The history of the Bryn Mawr assembly starts with the story of assemblies as we know them in the Philadelphia area. In May, 1884, Mr. James Campbell and Mr. William Matthews, evangelists from Northern Ireland, came to Philadelphia. They came because a young woman who moved from Northern Ireland to Philadelphia three years previously wanted others to hear the gospel through which she had been saved before she left for America.
These men secured a tent and began to have nightly Gospel Meetings. A good number attended and, through the preaching, God convicted many of their need of Jesus Christ as their Savior. This resulted in many souls being saved. After some time an assembly of believers was formed. Some of these believers had been in assembly fellowship before immigrating from Northern Ireland. Others were those recently saved. This group of believers rented a room over a blacksmith’s shop at 1113 South Broad Street. Over that shop on Christmas day, 1887, they held their first conference. From there, the assembly moved to four different locations. Finally, in 1904 they secured a building at 20th and Dickinson Streets, where the assembly continued to meet until 1945.
During those early years, some of the Christians in the assembly commuted from the Main Line, part of Philadelphia’s western suburbs. Work had drawn them to the Main Line, but their faith in Christ and their appreciation for His assembly drew them to the fellowship of the city assembly. As the number traveling from the Main Line grew, they considered the opportunity of having an assembly testimony on the Main Line. As a result, in 1906 they rented space in the Merion Title Building in Ardmore and began meeting there as an assembly. This was done in fellowship with the assembly meeting during that time at 20th and Dickinson.
At the end of 1912 the leaders of the Ardmore assembly arranged for the rental of space in the center of Bryn Mawr. On January 5, 1913, they began to meet in what was called the Reading Room in a park in the center of town. The met on the second floor of a building built in the 1880’s. Lit by matches, gas jets protruding from the wall provided the lighting. This upper room became the birth place of many souls and the assembly grew. In 1923, the believers secured a lot which was couple of blocks west. On North Summit Grove Avenue, just a short distance north of Lancaster Avenue, the property was part of a Dr. Powell’s estate, which his heirs divided for sale. The plans and financing were put in place and the building project began. The assembly occupied the original building in the middle of 1924.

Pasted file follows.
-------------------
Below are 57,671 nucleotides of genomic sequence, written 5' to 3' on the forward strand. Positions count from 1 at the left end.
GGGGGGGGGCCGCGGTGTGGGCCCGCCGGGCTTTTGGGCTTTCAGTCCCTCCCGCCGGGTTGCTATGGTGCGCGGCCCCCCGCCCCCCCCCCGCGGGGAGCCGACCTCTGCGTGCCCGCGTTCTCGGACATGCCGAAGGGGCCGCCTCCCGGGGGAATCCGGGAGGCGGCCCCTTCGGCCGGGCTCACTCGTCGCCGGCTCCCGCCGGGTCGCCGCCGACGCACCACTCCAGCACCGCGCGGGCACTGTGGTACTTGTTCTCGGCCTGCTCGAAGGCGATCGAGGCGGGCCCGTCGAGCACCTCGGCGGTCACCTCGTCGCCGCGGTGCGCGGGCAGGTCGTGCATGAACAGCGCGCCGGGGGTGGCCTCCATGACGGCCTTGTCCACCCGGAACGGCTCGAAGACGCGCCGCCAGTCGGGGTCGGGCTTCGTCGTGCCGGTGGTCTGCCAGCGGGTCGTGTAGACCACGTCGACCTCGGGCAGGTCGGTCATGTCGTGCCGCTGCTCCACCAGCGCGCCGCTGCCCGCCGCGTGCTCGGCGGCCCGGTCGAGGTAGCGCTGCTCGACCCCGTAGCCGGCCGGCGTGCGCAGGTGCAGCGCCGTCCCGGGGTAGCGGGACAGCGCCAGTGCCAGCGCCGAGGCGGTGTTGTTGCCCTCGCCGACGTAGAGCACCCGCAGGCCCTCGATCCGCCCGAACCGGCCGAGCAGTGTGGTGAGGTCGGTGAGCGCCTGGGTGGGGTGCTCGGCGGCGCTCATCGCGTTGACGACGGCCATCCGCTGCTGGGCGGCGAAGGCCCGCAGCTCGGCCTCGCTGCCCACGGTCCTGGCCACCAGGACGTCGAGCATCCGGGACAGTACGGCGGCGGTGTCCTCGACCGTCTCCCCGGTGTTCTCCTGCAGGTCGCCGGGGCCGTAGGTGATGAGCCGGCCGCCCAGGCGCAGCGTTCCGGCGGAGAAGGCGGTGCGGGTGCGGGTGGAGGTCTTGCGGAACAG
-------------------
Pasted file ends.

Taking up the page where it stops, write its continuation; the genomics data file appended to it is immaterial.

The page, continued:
This also proved to be a place where many heard the Gospel and were saved. Most of those in the fellowship of the assembly during those early days worked on the big estates that bordered the main line of the railroad. The made contacts with their fellow workers and neighbors. Some of these who had not previously heard the simple message of salvation were saved. This interest in spreading the gospel characterized the assembly over its many years. Special series of nightly Gospel Meetings yearly – and sometimes twice a year – were part of their outreach. In addition, every Sunday evening was their regular Gospel Meeting. The assembly grew to around 100 Christians. Restrictions during the war years disrupted many of these gospel activities. However, when the war was over, the assembly returned in full measure to these activities.
Over the years that followed, some moved to other areas. Many were called home to Heaven and others received salvation and filled their place. The assembly commended several individuals to full-time service in spreading the gospel locally and around the globe.
As the assembly grew, renovations expanded the capacity and convenience of the building. In 1972, the first renovation added a new vestibule to the front of the building and expanded the size of the auditorium. A portico covered the new side entrance at the street level. In 1993-94 an addition expanded the vestibule along the north side of the building. Te addition of a lift made both the basement and the upstairs auditorium accessible.
Starting in the early 1930’s the assembly conducted a three-day conference. Each year on the Thanksgiving weekend, the meetings of the conference were on the second floor of the Bryn Mawr Fire House. The assembly provided meals for all the visitors in the Gospel Hall. That meant all at the conference had to manage the flight of stairs at the fire hall and the short walk – sometimes through the snow – back and forth between Merion and North Summit Grove Avenues.
In more recent years, the conference has been in a school (either in Radnor or in Plymouth). The conference now is just two days and the time changed to early November. At present the assembly is smaller due to some going home to heaven and other relocating to other assemblies in other areas.
In 2006, the assembly celebrated its 100th anniversary. Publishing a more detailed account of the assembly’s history was part of the anniversary event. Through the years, the doctrine of New Testament practice has been maintained as is outlined in the section, “What We Believe”. We trust that the Lord will enable us to continue a testimony to His Name in Bryn Mawr until He comes.